The need for work/life balance is becoming more acceptable, as the burnout and family breakdown rates increase. God has a lot to say about rest. From the very beginning, in the creation story, God tells us to take a day off. In the Ten Commandments, God’s top ten wise practices for life, the Sabbath day is number four. We were not designed or purposed to work all the time.

Taking a day off every week is good for our bodies, minds, relationships and spirit. We step back from our toil, refocus on God and His power and purpose, and replenish our reserves for another week of work. 

4.    Do you have needy friends?

There is a lot of popular wisdom on social media at the moment about cutting negative people out of your life. The often go along the lines of, “Disconnect from negative people and see how good your life becomes” or similar.

There are some relationships that fill you up. There are people that, when you spend time with them, you feel encouraged and energised. They are a pleasure to spend time with. You need time with these people! Regularly. Invite them for coffee, join their groups and go to their parties. Fill your relational energy tank with good, life giving friendships!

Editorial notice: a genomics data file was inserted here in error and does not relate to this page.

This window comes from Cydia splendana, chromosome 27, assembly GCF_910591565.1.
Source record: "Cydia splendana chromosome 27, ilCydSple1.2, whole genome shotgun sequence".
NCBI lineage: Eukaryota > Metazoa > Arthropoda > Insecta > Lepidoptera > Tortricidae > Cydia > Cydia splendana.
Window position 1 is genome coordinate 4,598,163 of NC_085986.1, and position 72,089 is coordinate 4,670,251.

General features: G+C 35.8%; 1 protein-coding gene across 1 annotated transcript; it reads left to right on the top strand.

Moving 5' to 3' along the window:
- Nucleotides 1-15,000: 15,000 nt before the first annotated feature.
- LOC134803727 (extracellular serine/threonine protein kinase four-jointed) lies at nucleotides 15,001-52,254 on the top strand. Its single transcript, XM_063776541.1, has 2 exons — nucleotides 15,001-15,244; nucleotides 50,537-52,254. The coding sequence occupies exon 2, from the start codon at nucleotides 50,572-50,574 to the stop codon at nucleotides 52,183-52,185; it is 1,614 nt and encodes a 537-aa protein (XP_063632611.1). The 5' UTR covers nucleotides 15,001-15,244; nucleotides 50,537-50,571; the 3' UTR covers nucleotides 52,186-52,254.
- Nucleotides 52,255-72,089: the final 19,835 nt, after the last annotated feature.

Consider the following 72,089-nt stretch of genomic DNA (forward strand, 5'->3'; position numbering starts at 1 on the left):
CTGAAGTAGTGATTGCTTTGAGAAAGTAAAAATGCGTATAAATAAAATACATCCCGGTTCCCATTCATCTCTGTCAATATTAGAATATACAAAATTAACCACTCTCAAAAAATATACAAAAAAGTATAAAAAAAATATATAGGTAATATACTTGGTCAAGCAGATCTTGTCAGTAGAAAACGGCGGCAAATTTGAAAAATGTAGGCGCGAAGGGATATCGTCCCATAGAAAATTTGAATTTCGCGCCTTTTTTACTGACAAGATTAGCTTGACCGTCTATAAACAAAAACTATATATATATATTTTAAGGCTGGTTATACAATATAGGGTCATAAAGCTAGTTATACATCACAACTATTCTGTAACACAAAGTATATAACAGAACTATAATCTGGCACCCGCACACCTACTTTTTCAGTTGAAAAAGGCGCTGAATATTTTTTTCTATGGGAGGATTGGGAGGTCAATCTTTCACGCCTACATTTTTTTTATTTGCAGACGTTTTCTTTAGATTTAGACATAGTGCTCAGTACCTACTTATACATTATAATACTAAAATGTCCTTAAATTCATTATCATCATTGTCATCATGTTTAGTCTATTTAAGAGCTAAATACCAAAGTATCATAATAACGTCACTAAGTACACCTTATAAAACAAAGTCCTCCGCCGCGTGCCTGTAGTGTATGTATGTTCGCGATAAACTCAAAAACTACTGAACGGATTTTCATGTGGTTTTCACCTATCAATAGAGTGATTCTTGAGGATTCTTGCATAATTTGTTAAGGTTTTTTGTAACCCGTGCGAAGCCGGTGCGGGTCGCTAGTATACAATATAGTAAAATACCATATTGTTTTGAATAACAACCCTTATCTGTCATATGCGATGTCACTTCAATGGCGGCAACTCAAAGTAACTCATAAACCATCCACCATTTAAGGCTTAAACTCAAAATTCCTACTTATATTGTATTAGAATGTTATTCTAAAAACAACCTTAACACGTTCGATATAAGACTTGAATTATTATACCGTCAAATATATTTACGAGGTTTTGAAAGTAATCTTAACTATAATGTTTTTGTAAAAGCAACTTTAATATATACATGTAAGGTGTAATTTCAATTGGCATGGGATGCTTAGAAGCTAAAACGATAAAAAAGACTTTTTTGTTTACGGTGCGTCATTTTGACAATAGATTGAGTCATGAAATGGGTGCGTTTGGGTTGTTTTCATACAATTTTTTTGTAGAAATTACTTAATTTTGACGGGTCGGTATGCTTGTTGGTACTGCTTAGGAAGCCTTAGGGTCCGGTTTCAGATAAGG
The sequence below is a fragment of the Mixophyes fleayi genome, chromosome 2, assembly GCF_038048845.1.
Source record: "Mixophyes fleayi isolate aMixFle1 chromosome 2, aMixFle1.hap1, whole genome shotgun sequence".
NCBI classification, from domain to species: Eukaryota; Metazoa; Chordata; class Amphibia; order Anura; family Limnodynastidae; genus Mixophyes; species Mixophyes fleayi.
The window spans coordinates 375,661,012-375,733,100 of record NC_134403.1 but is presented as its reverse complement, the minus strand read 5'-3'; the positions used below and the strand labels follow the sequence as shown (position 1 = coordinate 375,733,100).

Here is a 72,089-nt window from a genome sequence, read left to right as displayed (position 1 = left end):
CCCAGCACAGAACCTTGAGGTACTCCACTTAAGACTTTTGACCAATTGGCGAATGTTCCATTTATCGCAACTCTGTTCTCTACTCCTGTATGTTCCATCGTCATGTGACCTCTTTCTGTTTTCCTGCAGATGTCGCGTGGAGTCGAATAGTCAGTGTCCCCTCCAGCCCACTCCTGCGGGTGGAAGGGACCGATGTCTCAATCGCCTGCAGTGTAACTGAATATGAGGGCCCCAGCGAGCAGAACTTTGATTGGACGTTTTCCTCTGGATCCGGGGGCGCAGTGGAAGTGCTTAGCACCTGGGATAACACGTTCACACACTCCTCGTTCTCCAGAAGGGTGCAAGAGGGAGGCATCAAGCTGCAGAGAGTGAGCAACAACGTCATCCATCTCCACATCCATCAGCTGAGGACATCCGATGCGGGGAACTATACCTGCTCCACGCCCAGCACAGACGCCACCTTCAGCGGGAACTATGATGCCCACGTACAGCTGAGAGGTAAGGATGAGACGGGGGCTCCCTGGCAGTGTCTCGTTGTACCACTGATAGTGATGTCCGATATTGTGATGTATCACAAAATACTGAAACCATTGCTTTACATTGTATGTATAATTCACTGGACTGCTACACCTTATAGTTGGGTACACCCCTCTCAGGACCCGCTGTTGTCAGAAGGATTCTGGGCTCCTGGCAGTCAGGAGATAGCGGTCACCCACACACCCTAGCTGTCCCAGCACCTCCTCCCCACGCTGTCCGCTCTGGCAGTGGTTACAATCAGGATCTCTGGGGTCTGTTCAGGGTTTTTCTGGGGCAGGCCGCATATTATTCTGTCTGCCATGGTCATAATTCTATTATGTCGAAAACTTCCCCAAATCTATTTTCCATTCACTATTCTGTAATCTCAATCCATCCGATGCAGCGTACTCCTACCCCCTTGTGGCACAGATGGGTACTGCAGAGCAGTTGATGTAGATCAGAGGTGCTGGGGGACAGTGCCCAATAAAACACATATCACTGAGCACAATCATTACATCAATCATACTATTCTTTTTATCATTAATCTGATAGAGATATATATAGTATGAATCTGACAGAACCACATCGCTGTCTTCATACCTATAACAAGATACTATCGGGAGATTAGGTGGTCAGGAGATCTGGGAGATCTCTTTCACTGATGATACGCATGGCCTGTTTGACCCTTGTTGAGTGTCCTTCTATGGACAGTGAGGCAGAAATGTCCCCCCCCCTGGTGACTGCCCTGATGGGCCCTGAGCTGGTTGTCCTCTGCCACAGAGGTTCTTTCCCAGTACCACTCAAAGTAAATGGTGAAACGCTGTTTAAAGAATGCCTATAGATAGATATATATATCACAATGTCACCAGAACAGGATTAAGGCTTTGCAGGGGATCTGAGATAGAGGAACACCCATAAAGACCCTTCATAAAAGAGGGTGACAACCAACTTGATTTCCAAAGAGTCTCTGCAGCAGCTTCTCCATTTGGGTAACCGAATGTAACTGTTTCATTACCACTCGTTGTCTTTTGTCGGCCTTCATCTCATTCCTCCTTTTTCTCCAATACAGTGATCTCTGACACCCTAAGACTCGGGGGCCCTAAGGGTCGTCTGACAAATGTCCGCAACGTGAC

Other friendships are hard work. Some people just drain you. They are often hurt, lonely and negative. Some are hard because they are so different. Perhaps they come from a different nationality and speak a different language. Some have different faith backgrounds, world views or family values. These people can be tiresome to spend time with.

These are the friendships that challenge you. This is where you learn about different points of view, understand other’s challenges and fears. These relationships make you grow.

You can’t have a lot of needy friends, but make sure you have some. Invest in them. Value them.

5.    Do you have margin in your calendar?